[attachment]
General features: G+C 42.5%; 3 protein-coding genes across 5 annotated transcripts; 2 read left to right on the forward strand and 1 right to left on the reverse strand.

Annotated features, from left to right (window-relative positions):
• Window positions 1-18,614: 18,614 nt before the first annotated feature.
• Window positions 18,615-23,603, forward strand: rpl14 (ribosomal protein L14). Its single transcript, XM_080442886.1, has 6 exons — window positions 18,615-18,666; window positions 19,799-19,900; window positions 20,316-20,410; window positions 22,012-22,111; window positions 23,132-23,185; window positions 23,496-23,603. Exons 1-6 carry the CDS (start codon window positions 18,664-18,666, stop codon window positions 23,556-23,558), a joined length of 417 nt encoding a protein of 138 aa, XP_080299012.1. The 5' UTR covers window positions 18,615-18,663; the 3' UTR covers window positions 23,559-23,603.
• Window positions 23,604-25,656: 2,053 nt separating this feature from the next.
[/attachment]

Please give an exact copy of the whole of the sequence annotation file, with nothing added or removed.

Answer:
General features: G+C 42.5%; 3 protein-coding genes across 5 annotated transcripts; 2 read left to right on the forward strand and 1 right to left on the reverse strand.

Annotated features, from left to right (window-relative positions):
• Window positions 1-18,614: 18,614 nt before the first annotated feature.
• Window positions 18,615-23,603, forward strand: rpl14 (ribosomal protein L14). Its single transcript, XM_080442886.1, has 6 exons — window positions 18,615-18,666; window positions 19,799-19,900; window positions 20,316-20,410; window positions 22,012-22,111; window positions 23,132-23,185; window positions 23,496-23,603. Exons 1-6 carry the CDS (start codon window positions 18,664-18,666, stop codon window positions 23,556-23,558), a joined length of 417 nt encoding a protein of 138 aa, XP_080299012.1. The 5' UTR covers window positions 18,615-18,663; the 3' UTR covers window positions 23,559-23,603.
• Window positions 23,604-25,656: 2,053 nt separating this feature from the next.